Changing My Idea of Success

It has been an eventful last full week, and it has dawned on me that my experience in Berlin is ending soon. Although I am excited to be home and to have many reverse culture shocks that I have heard so much about, I also will be sad to leave and say goodbye to a city I enjoyed living in very much. This past week I made a plan to go out and see many things that I still have not had time to see, whether it be parks or monuments. Yesterday I went to see Kornerpark which was the most amazing park I have ever been to. It was like a summer oasis equipped with everything needed for a relaxing time; music, food, and cool looking fountains. I went on my own and observed everyone enjoying the weather and festivities. It was definitely a moment I will look back on in a positive light. In addition, on a more solemn note, I said goodbye to a few friends I met in the other group of interns from different schools which was hard because we never know if we’ll connect in the future, and when that might be. That being said, we reflected on our time here and will keep in touch, always keeping the memories we made close to us. 

In terms of success, Germany has a slightly different definition than U.S. workplaces, but to be honest they are not that different. In my workplace, I feel like success is expected, and not congratulated. I am rarely congratulated by my supervisor, and instead met with a “not bad” or “that’s fine”. This was definitely something to get used to, but as I talked to other German people I realized these terms are actually good, and means that you are doing what is expected. Since I am used to being showered with compliments if I do something that I feel is outstanding, it felt underwhelming here at first. To make myself more successful, I knew I had to adjust to these expectations and always meet them whenever possible. It has led to me knowing that when I get what I consider to be an underwhelming review of my work, I am actually doing what is expected. Of course, it is also expected that I come on time and communicate sternly and quickly with my supervisor whenever needed. Keeping questions to a minimum is key, because my supervisor along with others I have worked with prefer less talking and more reading between the usually obvious lines. These strategies have helped me to be successful in my internship until now, and I will make sure to finish off the week strong keeping in mind many of these ideas.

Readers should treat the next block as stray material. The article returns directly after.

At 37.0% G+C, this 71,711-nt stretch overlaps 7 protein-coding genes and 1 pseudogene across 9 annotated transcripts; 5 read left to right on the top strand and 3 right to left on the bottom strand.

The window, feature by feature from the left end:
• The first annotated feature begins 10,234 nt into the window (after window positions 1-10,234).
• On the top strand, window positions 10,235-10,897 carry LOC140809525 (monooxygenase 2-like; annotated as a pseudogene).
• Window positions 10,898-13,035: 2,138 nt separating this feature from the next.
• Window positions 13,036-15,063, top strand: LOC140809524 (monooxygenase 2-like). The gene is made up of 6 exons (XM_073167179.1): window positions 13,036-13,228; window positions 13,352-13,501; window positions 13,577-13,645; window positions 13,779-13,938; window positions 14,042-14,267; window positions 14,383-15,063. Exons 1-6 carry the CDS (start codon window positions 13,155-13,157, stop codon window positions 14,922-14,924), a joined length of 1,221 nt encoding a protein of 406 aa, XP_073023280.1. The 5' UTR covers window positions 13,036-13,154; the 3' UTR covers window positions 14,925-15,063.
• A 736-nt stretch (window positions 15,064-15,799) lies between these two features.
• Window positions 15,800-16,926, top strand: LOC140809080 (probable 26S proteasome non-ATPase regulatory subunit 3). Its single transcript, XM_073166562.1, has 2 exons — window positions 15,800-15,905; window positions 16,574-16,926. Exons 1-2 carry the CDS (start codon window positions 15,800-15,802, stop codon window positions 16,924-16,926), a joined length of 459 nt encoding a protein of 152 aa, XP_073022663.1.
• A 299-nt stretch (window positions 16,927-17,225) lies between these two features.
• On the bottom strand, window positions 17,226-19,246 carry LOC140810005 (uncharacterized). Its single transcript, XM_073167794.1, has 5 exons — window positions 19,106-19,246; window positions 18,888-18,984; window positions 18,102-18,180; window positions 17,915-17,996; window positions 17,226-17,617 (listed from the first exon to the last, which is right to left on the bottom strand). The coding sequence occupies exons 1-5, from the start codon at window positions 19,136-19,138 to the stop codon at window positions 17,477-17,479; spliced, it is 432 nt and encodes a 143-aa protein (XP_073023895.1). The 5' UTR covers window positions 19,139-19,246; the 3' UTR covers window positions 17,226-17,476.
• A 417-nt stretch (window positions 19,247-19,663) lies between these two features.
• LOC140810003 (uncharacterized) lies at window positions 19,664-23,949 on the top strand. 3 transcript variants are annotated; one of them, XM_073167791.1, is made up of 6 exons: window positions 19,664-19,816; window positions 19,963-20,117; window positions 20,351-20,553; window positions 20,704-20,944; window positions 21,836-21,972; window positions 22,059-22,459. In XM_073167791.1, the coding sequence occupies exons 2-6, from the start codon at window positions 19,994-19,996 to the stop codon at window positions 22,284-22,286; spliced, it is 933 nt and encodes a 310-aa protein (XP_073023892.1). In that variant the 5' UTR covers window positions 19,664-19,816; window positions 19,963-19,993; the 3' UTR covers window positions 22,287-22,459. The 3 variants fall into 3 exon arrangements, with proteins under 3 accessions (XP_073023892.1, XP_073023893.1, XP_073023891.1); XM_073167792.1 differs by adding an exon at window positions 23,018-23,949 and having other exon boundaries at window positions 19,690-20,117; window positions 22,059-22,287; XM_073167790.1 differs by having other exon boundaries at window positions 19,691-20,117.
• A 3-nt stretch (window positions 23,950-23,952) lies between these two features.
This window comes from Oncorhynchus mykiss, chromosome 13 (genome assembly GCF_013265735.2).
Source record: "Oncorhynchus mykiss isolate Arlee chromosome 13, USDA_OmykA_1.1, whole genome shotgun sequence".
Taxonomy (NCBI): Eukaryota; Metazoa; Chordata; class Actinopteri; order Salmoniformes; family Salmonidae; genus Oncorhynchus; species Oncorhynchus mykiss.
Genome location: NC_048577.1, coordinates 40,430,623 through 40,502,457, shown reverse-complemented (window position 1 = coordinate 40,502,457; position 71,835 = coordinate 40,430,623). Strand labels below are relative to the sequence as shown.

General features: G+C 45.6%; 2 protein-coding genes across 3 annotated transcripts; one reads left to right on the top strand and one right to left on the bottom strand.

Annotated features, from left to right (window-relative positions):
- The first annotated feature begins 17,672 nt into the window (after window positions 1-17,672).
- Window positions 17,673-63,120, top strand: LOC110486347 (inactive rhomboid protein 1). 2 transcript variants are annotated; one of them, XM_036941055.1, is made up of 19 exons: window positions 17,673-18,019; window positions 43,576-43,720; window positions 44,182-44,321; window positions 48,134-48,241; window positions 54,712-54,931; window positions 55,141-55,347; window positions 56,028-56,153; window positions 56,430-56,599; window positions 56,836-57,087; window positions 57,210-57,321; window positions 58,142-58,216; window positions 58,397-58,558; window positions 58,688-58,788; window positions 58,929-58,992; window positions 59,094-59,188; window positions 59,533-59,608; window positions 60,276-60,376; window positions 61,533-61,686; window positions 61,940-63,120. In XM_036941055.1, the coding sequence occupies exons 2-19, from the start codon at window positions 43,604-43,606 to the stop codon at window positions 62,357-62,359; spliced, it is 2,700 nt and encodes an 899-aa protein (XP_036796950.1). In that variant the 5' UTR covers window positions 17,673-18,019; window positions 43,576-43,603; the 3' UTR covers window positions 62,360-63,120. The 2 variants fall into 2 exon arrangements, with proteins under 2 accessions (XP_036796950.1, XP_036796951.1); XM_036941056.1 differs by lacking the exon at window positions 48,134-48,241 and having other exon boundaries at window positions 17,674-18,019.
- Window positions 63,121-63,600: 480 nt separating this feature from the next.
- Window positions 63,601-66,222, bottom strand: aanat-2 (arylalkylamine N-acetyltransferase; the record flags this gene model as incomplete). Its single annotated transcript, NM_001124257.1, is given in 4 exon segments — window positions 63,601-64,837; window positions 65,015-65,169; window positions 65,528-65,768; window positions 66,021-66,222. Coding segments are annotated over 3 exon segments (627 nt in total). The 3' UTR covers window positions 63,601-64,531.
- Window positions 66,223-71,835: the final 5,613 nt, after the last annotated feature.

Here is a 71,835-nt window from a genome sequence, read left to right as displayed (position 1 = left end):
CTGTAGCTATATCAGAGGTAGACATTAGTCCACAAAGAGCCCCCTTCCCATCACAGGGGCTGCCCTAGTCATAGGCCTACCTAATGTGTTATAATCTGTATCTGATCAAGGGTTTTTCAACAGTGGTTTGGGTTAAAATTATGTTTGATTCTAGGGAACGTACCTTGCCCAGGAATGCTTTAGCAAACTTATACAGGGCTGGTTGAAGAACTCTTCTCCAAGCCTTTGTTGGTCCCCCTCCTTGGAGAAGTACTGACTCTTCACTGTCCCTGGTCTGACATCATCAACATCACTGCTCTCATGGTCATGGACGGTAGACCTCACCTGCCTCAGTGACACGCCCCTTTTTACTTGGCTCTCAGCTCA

I would say an overarching difference that I have noticed is how success is talked about between the U.S. and Germany. In the U.S., it is generally a status symbol to be “successful” and people generally attach a monetary value to that. Success is usually measured by your income, size of your house, or car you drive. It seems as though this type of measure is not as popular within my circle here in Berlin. I talked to my supervisor here and he said that although many people do have that idea of success in Berlin, it is not as acceptable as a success metric. Instead, success is more measured through connection with community, family and friends. Having a rich home life that is abundant with those around you who value spending time and doing an array of different activities together seems to be more appreciated and related to success. I feel as though here success is more intangible, whereas in the U.S. it is a tangible thing that is more materialistic. I would say this is not true for everyone of course, but from what I have seen it is a general pattern. Learning to take on the German idea of success is definitely an important lesson from my time here. It will be important to keep this idea strong when returning back to a more materialistic culture, and hopefully using it to get closer to friends and family. Although Germans definitely take work seriously, their separation of work and life is much better. Once 5pm hits, it becomes time to enjoy the outdoors with family and friends, and forget about what might have been worrying beforehand. My supervisor has made sure to explain this philosophy to me whenever possible, and whenever I bring up work outside of work, he tells me to never bring it up past 5pm. I am grateful to the people who have taught me this lesson while abroad, and now the difficult part will be to maintain this idea while back home.

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